• Michigan Sea Grant Program Review, April 15, 2010
  • Short-run multiplier effects for federal spending Applies to all federal spending in region $1 of spending results in $1.5 to 2.5 of additional spending Labor intensive activities, such as sewer repair, will generate more local employment benefits. Michigan Sea Grant Program Review, April 15, 2010
  • Michigan Sea Grant Program Review, April 15, 2010
  • Restoration of coastal wetlands  More Fish Avoid Expected declines due to invasive species and habitat loss. Assumptions make a big difference Time period used – benefits over 20 years? Discount used Conservative or upper estimates used for ecological and economic outcomes. Michigan Sea Grant Program Review, April 15, 2010
  • Michigan Sea Grant Program Review, April 15, 2010
  • Management strategies in GLRC were intended to reduce sedimentation by 40% Strategies include Ag, urban and stormwater BMPs, wetland and riparian restoration Michigan Sea Grant Program Review, April 15, 2010
  • Michigan Sea Grant Program Review, April 15, 2010
  • Removing and remediating contaminated sediments will reduce real and perceived health risks associated with living near an Area of Concern. Michigan Sea Grant Program Review, April 15, 2010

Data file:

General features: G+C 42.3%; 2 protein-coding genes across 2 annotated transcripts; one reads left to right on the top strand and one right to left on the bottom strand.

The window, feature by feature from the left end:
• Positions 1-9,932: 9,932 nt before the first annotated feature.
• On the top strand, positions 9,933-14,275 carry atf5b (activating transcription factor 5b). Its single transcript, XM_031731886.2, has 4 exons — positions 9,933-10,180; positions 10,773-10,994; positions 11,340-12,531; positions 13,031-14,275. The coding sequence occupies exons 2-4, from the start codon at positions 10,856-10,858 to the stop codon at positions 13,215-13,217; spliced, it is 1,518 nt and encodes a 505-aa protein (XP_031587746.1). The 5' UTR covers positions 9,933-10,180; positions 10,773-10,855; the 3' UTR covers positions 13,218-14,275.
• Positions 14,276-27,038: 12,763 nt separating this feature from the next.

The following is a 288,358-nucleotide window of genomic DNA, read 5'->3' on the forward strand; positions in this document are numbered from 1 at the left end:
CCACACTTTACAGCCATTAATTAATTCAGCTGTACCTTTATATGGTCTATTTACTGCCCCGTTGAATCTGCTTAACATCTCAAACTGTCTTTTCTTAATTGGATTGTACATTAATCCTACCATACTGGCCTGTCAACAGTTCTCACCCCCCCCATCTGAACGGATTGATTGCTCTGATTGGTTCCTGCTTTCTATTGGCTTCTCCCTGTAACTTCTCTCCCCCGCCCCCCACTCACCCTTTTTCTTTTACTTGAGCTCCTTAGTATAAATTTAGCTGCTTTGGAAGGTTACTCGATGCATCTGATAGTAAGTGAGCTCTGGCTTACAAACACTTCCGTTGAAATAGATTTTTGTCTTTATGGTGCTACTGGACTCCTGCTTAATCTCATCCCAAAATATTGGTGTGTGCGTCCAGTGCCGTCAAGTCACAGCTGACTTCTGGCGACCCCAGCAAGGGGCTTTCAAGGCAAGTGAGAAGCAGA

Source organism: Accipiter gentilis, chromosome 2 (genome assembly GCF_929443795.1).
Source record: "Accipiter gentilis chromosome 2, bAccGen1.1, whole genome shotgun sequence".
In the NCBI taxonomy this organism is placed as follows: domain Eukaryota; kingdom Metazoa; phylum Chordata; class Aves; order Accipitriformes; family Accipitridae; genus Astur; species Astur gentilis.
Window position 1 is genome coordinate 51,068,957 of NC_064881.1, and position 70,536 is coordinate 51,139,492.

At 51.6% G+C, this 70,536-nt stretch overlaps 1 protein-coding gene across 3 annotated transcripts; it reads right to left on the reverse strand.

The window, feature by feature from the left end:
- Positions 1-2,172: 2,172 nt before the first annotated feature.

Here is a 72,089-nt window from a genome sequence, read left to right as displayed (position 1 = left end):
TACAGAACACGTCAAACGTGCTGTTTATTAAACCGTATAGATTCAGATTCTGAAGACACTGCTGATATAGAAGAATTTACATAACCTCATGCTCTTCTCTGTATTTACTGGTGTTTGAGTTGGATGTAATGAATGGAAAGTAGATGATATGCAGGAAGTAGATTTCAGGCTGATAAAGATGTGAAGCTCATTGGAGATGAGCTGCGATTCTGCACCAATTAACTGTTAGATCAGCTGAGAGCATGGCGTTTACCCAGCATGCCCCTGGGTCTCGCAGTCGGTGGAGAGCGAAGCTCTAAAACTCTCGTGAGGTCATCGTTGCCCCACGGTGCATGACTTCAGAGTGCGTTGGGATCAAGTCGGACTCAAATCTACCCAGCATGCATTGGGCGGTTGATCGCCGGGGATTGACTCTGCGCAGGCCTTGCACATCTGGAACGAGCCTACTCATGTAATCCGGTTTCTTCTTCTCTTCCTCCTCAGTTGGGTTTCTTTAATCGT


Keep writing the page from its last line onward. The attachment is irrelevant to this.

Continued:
• Long term gains = specific quantified benefits (fishing, water treatment) + unquantified benefits Short term gains = multiplier effect associated with any federal investment in the region Michigan Sea Grant Program Review, April 15, 2010
  • Economic Impact Studies: Practical Tips & Examples - Jen Read

    1. 1. Estimating the Benefits of Great Lakes Restoration Jennifer Read Assistant Director and Research Coordinator Lynn Vaccaro Coastal Research Specialist
    2. 3. <ul><li>Invasive species control </li></ul><ul><li>Habitat restoration </li></ul><ul><li>Nearshore water quality – sewer upgrades </li></ul><ul><li>Areas of Concern cleanup </li></ul><ul><li>Toxic pollution reduction </li></ul><ul><li>Non-point source pollution – ag and urban BMPs </li></ul><ul><li>Sustainable development </li></ul><ul><li>Indicators and information </li></ul>Great Lakes Regional Collaboration Strategy (December 2005) Expected costs: $26 billion